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For a long time I was occuring issue with lights which use light volume to reduce fragment shaders run (point, spot).

First I use stencil pass to mark pixels which should be processed by fragment shader by drawing a sphere. Then in light pass I render the same sphere again.

Everything works ok until light volume cuts with far plane. Back faces of that volume aren't rendered so stencil buffer contain 0 value.

Because of that final image has big black circle instead of lightened area. I searched how to overcome that issue and I realized that one of the solution to this problem is to enable GL_DEPTH_CLAMP which ignores near and far plane. I enabled it for both passes. The problem dissapeared.

My question are:

  • Is that correct solution used by people and does it decrease performance?
  • Why all tutorials doesn't mention about that issue? I'm curious if I have something wrong in my implementation.

I am aware that there are other methods such as screen-aligned quads or tile based deferred rendering but I want to understand this method as well.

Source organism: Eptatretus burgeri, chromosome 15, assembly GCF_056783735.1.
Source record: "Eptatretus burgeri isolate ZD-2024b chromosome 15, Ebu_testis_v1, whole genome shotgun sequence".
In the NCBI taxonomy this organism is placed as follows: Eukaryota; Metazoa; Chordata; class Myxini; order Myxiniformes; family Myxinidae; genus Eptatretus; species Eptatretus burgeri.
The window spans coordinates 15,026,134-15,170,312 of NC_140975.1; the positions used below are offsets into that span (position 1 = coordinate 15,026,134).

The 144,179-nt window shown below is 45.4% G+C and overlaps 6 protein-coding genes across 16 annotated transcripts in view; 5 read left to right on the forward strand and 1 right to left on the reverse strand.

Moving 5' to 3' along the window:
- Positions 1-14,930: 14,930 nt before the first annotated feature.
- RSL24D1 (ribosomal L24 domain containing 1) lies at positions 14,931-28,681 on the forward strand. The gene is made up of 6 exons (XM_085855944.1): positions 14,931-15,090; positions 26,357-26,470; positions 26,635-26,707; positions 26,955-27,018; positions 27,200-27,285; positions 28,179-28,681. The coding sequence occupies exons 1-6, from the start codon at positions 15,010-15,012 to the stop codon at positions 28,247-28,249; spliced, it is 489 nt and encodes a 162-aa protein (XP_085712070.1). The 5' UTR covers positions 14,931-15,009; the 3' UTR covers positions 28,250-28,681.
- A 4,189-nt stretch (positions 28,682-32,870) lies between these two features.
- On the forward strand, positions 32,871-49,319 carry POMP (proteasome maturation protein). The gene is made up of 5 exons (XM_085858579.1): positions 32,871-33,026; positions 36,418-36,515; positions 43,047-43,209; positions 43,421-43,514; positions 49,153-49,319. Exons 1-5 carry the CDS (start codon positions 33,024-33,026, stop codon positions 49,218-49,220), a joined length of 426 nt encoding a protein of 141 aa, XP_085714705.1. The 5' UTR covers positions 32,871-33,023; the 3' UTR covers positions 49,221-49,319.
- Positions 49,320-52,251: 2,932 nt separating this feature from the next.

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    \$\begingroup\$ That is one correct way to solve the problem. Depth clipping can be disabled in other graphics APIs as well, this is a normal feature. \$\endgroup\$ – János Turánszki Jan 15 '18 at 21:12
  • \$\begingroup\$ Could you please briefly describe other possible methods? I had some other ideas but it seems to be the simplest one. \$\endgroup\$ – Harry Jan 15 '18 at 21:18
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Depth clipping can be disabled in other graphics APIs as well, this is a normal feature, so this is one way to solve the problem.

You can draw front faces of light geometries when you are outside of the volume, this should resolve clipping issues because lights will be clipped when geometries are too. When you are inside, and still clip away the backfaces, you must extend the far plane I'm afraid or disable depth clipping.

An other way, is do not draw lights which would intersect the farplane or be completely behind it. Now this would result in light popping out as they get farther away from you. I would make a fog to hide them. If there is an area completely fogged between you and the farplane, that would be a safe area where lights can pop out unnoticed. The fog should occlude any lighting of the scene too to have lights pop out unnoticed.

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